The former Fine Gael minister said he had attended it “on the clear understanding that the organisers and the hotel concerned had been assured by the Irish Hotels Federation that the arrangements proposed to be put in place would be in compliance with the Government’s guidelines”.

He added that he had “complied fully with the Government’s quarantine requirements, having been in Ireland since late July”.

Mr Hogan’s team began to field press queries digging into the commissioner’s movements between his return from Brussels in late July and the golf event, based on questions about whether he had spent time in Co Kildare.

A spokesman for Mr Hogan told The Irish Times at about 11.30am: “I’m not going to get into details of the commissioner’s personal movements, other than to assure you that he did not breach the lockdown rules to attend the golf event.”

Later another statement from his spokesman clarified that Mr Hogan “fulfilled quarantine/self-isolation requirements in accordance with Government requirements following his return to Ireland at the end of July. I can confirm that he did not breach Government guidelines relating to Co Kildare.”

Following continued pressure, Mr Hogan’s spokesman released a further statement detailing his movements upon arriving in Ireland.

“Mr Hogan left Kildare to fulfil a medical appointment prior to the implementation of the lockdown and went from there to Kilkenny for a period of convalescence and then went to Connemara for the golf tournament.

“He went to Dublin on August 12th for essential work reasons relating to his role with [the European] Commission. He needed to go to the commission’s office in Dublin to fulfil this duty and he met Tánaiste Leo Varadkar at this time,” the statement said.

Speaking on RTÉ’s Six One News, Mr Martin said he believed Mr Hogan should apologise for attending the dinner. “I would like a meaningful response to the mood of the public and the anger of the public towards this issue,” he said.

Following this intervention, Mr Hogan released a statement clarifying he “does apologise for any distress caused by his attendance” at the dinner.

Shortly afterwards his spokesman sent out a revised statement which said that Mr Hogan apologised for his attendance, with the reference to “any distress caused” removed.

August 22nd: Mr Hogan returned to Brussels on Saturday. In a statement that evening, both Mr Martin and Mr Varadkar said they had asked him to “consider his position” as EU commissioner over the debacle.

August 23rd: Despite continuing pressure, Mr Hogan’s spokesman reiterated that the commissioner would not be resigning from his post.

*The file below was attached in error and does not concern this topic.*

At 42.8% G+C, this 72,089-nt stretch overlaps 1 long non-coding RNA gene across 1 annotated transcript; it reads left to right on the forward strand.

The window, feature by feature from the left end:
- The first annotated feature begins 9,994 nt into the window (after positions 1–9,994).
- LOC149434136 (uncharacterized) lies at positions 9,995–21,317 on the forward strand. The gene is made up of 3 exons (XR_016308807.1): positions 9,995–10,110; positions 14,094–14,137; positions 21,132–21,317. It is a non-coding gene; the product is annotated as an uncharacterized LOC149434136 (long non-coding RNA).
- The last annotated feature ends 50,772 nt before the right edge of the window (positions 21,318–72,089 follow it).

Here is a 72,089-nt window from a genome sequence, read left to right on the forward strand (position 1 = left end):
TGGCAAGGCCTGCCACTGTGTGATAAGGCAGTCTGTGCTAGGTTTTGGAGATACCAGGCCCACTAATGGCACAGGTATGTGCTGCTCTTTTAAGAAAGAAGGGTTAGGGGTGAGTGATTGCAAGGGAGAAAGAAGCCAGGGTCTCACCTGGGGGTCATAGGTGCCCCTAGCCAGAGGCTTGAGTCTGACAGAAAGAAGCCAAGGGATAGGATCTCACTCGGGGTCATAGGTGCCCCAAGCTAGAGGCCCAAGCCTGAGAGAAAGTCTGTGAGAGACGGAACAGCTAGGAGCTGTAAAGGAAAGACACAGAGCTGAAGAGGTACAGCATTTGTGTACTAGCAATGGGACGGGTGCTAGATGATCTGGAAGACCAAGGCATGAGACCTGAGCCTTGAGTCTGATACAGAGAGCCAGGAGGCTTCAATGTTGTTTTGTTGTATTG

At 12.20pm Mr Hogan released a furtherlengthy further statement, apologising “fully and unreservedly” for attending the dinner.

“I acknowledge my actions have touched a nerve for the people of Ireland, something for which I am profoundly sorry. I realise fully the unnecessary stress, risk and offence caused to the people of Ireland by my attendance at such an event, at such a difficult time for all, and I am extremely sorry for this,” he said.

There was another significant development in the story just after 9pm. It transpired that Mr Hogan had been stopped by a garda for using his mobile phone while driving to the golf society event.

He had been stopped while in Co Kildare – a county under lockdown – while en route from Kilkenny to Clifden on August 17th. The new revelations called into question previous statements emphatically denying he had breached restrictions in Co Kildare.

In a statement Mr Hogan’s spokesman said: “He stopped briefly at his apartment [in the K Club] to collect personal belongings and essential documents relating to the EU-US trade negotiations, which continued while the commissioner was in Galway.”

August 24th: Political pressure on Mr Hogan continued to mount on Monday, with Minister for Housing Darragh O’Brien calling for his resignation on RTÉ Radio 1’s Morning Ireland show.

Speaking on RTÉ’s Today with Claire Byrne show, Mr Martin said he would be concerned if Mr Hogan had breached the lockdown restrictions in Co Kildare. The Taoiseach said he would like a “very comprehensive statement” from Mr Hogan to explain fully his position in relation to the restrictions in Co Kildare.

In Brussels, Mr Hogan presented a report on the controversy to president of the European Commission Ursula von der Leyen, who is considering the matter, and, crucially, has the power to remove him from office.

August 25th: It emerged on August 25th that Mr Hogan played golf in Co Limerick on August 13th.